“The god of intellect displaced the God of our fathers. . . . We saw that we had to reconsider or die. We found many . . . who once thought as we did. They helped us to get down to our right size. By their example they showed us that humility and intellect could be compatible, provided we placed humility first. When we began to do that, we received the gift of faith, a faith which works. This faith is for you, too.” 12/12 p 29
I’ve always considered myself to be a pretty smart person. As I grew older I thought I had a seasoned perspective on many issues. I believed I could hold my life as a husband, father and important leader in one hand and my addiction quietly in another. What I didn’t bargain for was that the addict continued to grow and my intellect had to abandon all humility to keep up. I tried to remain humble by looking meek when it suited my circumstances. False humility became a second lie; my addiction was the first. I tried to live so others would not see what I was like on the inside.
Slowly intellect became another false god in my life. I knew that if I was smart enough I would be an important person, especially to those spiritually minded. I could quote spiritual writers and people who had a distinctively God centered worldview. But inside, my life was crumbling like a piece of burnt toast. I was falling apart, coming apart at the seams. I could not hold my addiction to lust, any form of humility, and my true self together any more.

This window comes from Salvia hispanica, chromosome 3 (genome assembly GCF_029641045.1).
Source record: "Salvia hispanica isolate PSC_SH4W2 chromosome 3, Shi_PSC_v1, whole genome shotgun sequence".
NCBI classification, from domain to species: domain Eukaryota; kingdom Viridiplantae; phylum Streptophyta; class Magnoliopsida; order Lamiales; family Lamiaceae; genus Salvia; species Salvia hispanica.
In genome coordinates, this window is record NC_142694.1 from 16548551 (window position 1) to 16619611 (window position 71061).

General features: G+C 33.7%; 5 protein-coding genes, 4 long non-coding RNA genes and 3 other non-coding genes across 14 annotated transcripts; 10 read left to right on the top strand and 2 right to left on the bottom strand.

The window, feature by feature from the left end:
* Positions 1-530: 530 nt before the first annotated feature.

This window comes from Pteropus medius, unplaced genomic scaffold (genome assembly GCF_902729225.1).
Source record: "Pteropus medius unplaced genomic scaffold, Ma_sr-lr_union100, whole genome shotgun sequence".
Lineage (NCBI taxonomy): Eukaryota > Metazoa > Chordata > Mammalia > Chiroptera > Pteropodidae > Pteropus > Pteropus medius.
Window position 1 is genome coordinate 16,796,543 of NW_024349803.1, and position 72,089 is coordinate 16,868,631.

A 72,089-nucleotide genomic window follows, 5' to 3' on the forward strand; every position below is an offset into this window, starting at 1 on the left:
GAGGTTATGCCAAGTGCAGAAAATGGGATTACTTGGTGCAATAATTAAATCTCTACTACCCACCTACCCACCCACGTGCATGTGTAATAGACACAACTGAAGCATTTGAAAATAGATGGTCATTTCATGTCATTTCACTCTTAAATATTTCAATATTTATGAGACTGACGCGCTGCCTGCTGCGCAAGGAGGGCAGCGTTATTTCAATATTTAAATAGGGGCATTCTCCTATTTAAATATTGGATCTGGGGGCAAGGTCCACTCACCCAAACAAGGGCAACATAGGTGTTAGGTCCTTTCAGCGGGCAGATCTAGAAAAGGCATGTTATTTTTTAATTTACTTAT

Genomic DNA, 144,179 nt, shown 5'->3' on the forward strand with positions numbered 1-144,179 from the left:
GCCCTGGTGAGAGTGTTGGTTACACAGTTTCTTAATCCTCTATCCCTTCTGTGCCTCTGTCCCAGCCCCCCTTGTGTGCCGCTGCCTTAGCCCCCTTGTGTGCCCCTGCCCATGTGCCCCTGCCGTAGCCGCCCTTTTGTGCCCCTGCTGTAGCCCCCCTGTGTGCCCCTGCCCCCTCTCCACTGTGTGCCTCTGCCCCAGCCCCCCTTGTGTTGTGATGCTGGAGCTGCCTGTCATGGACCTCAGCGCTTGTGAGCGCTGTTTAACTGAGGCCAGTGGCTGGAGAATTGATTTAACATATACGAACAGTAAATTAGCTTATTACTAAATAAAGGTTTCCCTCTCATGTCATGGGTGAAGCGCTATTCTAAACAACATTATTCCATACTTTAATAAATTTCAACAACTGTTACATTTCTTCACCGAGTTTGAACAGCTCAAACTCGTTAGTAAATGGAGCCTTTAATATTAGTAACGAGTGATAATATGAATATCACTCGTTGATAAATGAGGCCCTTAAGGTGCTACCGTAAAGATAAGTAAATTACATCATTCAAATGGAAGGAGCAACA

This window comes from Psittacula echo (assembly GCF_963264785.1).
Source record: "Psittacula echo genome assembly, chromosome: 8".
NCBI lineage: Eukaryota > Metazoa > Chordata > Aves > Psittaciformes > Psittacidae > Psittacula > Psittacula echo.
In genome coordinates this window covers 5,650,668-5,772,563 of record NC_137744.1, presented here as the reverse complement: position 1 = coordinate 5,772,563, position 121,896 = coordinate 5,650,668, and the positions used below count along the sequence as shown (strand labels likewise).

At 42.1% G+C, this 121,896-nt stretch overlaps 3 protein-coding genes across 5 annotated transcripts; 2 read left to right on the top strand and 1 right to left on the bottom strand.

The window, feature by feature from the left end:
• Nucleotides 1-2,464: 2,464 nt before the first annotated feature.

Only when I disclosed to my wife and two sons that I was attracted to men did I begin to understand that intellect and humility were compatible. My understanding grew when I kept honesty squarely on the table. When I lead with honesty about my addiction, humility rises above intellect. It becomes primary. Intellect becomes secondary. Then, and only then, is my faith a working faith. As one of my SA friends puts it, “Faith with skin on it.”
Honesty disarms my addict. I can’t be honest without being humble. I’m still learning to lead with my weakness when I share in meetings or talk to another person in the fellowship. I still want to lead with my intellect. I want to share what I know about recovery instead of how I am powerless over lust and how my life is unmanagable. For me, the progress in recovery I long for moves from honesty through humility to faith in God.